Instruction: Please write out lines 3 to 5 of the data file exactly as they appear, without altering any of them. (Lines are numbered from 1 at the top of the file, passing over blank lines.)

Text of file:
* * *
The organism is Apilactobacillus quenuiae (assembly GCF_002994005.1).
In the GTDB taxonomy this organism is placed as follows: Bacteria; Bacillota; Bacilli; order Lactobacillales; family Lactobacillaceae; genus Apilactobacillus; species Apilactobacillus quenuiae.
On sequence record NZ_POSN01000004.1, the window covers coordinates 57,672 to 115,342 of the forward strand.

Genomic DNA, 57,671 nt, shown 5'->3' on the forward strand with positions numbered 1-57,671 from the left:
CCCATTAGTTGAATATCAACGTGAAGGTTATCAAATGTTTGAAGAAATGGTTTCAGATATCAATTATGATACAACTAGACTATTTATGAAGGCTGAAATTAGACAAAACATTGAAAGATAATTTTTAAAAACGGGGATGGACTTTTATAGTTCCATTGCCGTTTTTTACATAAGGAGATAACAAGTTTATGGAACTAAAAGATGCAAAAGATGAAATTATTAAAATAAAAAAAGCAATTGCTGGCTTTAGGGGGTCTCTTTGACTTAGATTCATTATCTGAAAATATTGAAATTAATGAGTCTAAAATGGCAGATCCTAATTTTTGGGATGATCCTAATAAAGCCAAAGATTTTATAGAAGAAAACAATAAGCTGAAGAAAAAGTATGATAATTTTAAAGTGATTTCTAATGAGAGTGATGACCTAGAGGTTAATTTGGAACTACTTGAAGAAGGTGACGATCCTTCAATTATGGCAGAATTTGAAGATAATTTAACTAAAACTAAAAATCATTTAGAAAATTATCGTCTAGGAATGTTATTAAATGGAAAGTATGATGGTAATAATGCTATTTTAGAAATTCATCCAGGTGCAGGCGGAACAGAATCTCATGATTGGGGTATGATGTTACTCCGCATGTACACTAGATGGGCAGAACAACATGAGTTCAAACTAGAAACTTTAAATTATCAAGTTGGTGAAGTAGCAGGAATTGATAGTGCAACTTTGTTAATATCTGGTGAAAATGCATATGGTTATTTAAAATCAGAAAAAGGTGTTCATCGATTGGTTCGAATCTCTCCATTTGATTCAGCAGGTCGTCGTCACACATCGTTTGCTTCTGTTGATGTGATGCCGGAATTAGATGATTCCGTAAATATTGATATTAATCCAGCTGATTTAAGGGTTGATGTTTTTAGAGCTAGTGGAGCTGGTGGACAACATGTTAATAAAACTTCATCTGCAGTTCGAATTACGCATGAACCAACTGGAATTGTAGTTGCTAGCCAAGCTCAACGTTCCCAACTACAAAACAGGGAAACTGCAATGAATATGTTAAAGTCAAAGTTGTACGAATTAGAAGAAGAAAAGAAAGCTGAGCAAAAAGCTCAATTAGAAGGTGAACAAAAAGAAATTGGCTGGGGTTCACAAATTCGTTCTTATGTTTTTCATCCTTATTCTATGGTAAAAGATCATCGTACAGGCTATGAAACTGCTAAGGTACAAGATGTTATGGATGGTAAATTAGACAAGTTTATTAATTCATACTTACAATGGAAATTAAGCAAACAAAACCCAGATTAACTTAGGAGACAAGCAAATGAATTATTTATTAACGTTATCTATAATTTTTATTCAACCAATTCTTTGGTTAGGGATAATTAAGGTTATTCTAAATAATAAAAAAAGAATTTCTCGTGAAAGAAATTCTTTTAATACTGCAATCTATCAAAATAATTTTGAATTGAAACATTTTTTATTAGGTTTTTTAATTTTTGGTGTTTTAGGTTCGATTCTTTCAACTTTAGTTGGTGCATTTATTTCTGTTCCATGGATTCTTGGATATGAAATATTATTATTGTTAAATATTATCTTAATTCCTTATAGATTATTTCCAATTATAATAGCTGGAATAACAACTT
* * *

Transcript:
On sequence record NZ_POSN01000004.1, the window covers coordinates 57,672 to 115,342 of the forward strand.

Genomic DNA, 57,671 nt, shown 5'->3' on the forward strand with positions numbered 1-57,671 from the left:
CCCATTAGTTGAATATCAACGTGAAGGTTATCAAATGTTTGAAGAAATGGTTTCAGATATCAATTATGATACAACTAGACTATTTATGAAGGCTGAAATTAGACAAAACATTGAAAGATAATTTTTAAAAACGGGGATGGACTTTTATAGTTCCATTGCCGTTTTTTACATAAGGAGATAACAAGTTTATGGAACTAAAAGATGCAAAAGATGAAATTATTAAAATAAAAAAAGCAATTGCTGGCTTTAGGGGGTCTCTTTGACTTAGATTCATTATCTGAAAATATTGAAATTAATGAGTCTAAAATGGCAGATCCTAATTTTTGGGATGATCCTAATAAAGCCAAAGATTTTATAGAAGAAAACAATAAGCTGAAGAAAAAGTATGATAATTTTAAAGTGATTTCTAATGAGAGTGATGACCTAGAGGTTAATTTGGAACTACTTGAAGAAGGTGACGATCCTTCAATTATGGCAGAATTTGAAGATAATTTAACTAAAACTAAAAATCATTTAGAAAATTATCGTCTAGGAATGTTATTAAATGGAAAGTATGATGGTAATAATGCTATTTTAGAAATTCATCCAGGTGCAGGCGGAACAGAATCTCATGATTGGGGTATGATGTTACTCCGCATGTACACTAGATGGGCAGAACAACATGAGTTCAAACTAGAAACTTTAAATTATCAAGTTGGTGAAGTAGCAGGAATTGATAGTGCAACTTTGTTAATATCTGGTGAAAATGCATATGGTTATTTAAAATCAGAAAAAGGTGTTCATCGATTGGTTCGAATCTCTCCATTTGATTCAGCAGGTCGTCGTCACACATCGTTTGCTTCTGTTGATGTGATGCCGGAATTAGATGATTCCGTAAATATTGATATTAATCCAGCTGATTTAAGGGTTGATGTTTTTAGAGCTAGTGGAGCTGGTGGACAACATGTTAATAAAACTTCATCTGCAGTTCGAATTACGCATGAACCAACTGGAATTGTAGTTGCTAGCCAAGCTCAACGTTCCCAACTACAAAACAGGGAAACTGCAATGAATATGTTAAAGTCAAAGTTGTACGAATTAGAAGAAGAAAAGAAAGCTGAGCAAAAAGCTCAATTAGAAGGTGAACAAAAAGAAATTGGCTGGGGTTCACAAATTCGTTCTTATGTTTTTCATCCTTATTCTATGGTAAAAGATCATCGTACAGGCTATGAAACTGCTAAGGTACAAGATGTTATGGATGGTAAATTAGACAAGTTTATTAATTCATACTTACAATGGAAATTAAGCAAACAAAACCCAGATTAACTTAGGAGACAAGCAAATGAATTATTTATTAACGTTATCTATAATTTTTATTCAACCAATTCTTTGGTTAGGGATAATTAAGGTTATTCTAAATAATAAAAAAAGAATTTCTCGTGAAAGAAATTCTTTTAATACTGCAATCTATCAAAATAATTTTGAATTGAAACATTTTTTATTAGGTTTTTTAATTTTTGGTGTTTTAGGTTCGATTCTTTCAACTTTAGTTGGTGCATTTATTTCTGTTCCATGGATTCTTGGATATGAAATATTATTATTGTTAAATATTATCTTAATTCCTTATAGATTATTTCCAATTATAATAGCTGGAATAACAACTT